An interview with sustainable fashion and lifestyle advocate, Besma Whayeb of Curiously Conscious
Through her popular sustainable fashion and lifestyle blog, Curiously Conscious, Besma Whayeb is guiding shoppers to find their own sense of style while being conscious of one’s impact on society and the environment. This inspirational influencer also founded Ethical Influencers, a community platform to connect and support fellow influencers and creatives who are doing good. Read our interview to find out her thoughts on the most pressing sustainability issue in fashion right now, how you can be a conscious consumer, and recommendations for brands that are successfully pairing beautiful style with great ethics!
What motivated you to start Curiously Conscious? Tell us more about your blog.
Curiously Conscious is my journal where I document kinder ways to live and dress. I started writing in 2014, after moving to Paris for a year as part of my degree. I went from buying oven pizzas to cooking fresh food, and continued to explore the importance of seasonal, local food, and its impact on people and the planet. I continued to explore that same mindfulness with my clothes, belongings, and the systems that I’m part of. My ethos today is to look for better things in life. That means better for the earth, better for others, and better for myself too.
What is sustainability to you?
I see sustainability as two parts – social and environmental. We have to pair caring for people – campaigning for social justice – alongside caring for the planet – supporting environmentalism.
As a leading sustainable fashion and conscious lifestyle advocate, what are the most pressing sustainability challenges in the fashion industry today, and how, in your opinion, could they be addressed?
The main challenge I’m looking into at the moment is that of circularity. I’ve just started a course with RSA and Ellen MacArthur Foundation to learn more about this. My issue is that circular systems are not yet normalised – we should expect to be able to return clothes to the places we buy them from, and see them recycled. The responsibility should be on retailers and manufacturers but at the moment, it’s mainly on charities.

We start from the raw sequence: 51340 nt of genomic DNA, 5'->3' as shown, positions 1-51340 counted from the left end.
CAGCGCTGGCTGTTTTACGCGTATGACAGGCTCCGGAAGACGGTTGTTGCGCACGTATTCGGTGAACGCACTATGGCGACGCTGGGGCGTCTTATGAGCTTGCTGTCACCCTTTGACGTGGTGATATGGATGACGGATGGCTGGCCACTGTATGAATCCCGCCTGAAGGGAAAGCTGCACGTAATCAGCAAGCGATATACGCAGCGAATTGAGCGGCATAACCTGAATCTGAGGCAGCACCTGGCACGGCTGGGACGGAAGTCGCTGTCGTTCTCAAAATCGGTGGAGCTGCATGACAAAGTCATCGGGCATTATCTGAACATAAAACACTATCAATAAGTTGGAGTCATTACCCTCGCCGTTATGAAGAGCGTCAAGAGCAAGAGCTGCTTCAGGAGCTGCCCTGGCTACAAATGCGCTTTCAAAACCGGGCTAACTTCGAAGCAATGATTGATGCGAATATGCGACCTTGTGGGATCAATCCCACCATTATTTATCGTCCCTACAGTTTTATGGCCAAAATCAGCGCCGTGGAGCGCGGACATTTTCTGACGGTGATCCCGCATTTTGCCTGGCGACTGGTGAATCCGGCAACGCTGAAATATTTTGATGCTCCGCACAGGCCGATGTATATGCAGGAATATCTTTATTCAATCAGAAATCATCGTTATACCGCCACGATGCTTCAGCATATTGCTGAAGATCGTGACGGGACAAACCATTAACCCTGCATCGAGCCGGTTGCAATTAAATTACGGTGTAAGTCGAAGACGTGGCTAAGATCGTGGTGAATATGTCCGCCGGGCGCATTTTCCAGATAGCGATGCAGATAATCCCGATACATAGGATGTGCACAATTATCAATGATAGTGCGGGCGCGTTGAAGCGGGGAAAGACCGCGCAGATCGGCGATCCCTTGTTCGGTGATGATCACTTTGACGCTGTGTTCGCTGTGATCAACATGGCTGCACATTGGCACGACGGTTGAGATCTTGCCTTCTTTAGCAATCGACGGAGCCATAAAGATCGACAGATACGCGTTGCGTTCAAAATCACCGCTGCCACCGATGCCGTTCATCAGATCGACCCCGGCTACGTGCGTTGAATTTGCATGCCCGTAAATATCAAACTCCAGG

What about today’s consumers? Do you feel with all the awareness that sustainability has been garnering as a theme, that that has impacted beliefs or behaviours? Vis-a-vis which categories do you see consumers having changed most?
I saw my readership double this year, and I believe it’s a combination of a growing willingness to be more sustainable, alongside additional time that many people had during lockdown to reassess their impact and the systems they’re part of. I think the main UK sustainability trend was anti-plastic over the last few years, and now it’s moving into sustainable fashion, with second-hand shopping rising in popularity.
With the rise of fast fashion, we’ve seen high-profile criticism surrounding the exploitation of workers for cheap or even forced labour within the operations and supply chains of several major retailers. Consumers are attracted to low-cost products, which may induce fast-fashion retailers to try to keep their production, specifically their labour costs, as low as possible. As consumers, what can our role be in tackling this problem?
I wrote a guide to fast fashion brands over the summer, and my main recommendations to anyone shopping with these brands were:
- Try shopping second-hand or vintage fashion
- Suss out your style – you’ll be happier with your fashion choices and wear your wardrobe more
- Reduce how much clothing you buy
- Address why you shop – often it’s because we’re sad, or happy, or somewhere in-between. But shopping isn’t a harmless activity.
Which brands would you say are doing well on sustainability, and what sets them apart from other competitors? What might they have done to engage consumers differently?
This is always a tough question because there are so many doing things RIGHT. I’m hoping to put a huge brand guide together soon… That said, I do love brands that can pair beautiful style with great ethics. A few that spring to mind: Cossac, GANNI, Nude Ethics, On Good Authority, Springkode, Yala Jewellery.
Do you think that sustainable brands are only accessible to a specific market segment from a price perspective? If so, how can we make them more mainstream?
It’s true that most sustainable brands are more expensive – it’s partly to do with the fact that to pay “premium” for their labour and materials – but the cost of mainstream clothes is a false economy. Often they’re lower quality, not designed to last, and you’ll be rebuying them more quickly. The best middle-ground in my opinion is to buy high-quality second-hand clothing.
Social media has offered a platform for influencers to shape the lifestyle choices of their followers. From your own experience, how are influencer marketing and social media leading the way in spreading the message on sustainability?
This year has definitely seen a boom in positive influencing online, and I hope that’s enabled more people to see that their voice and their platforms can inspire real change!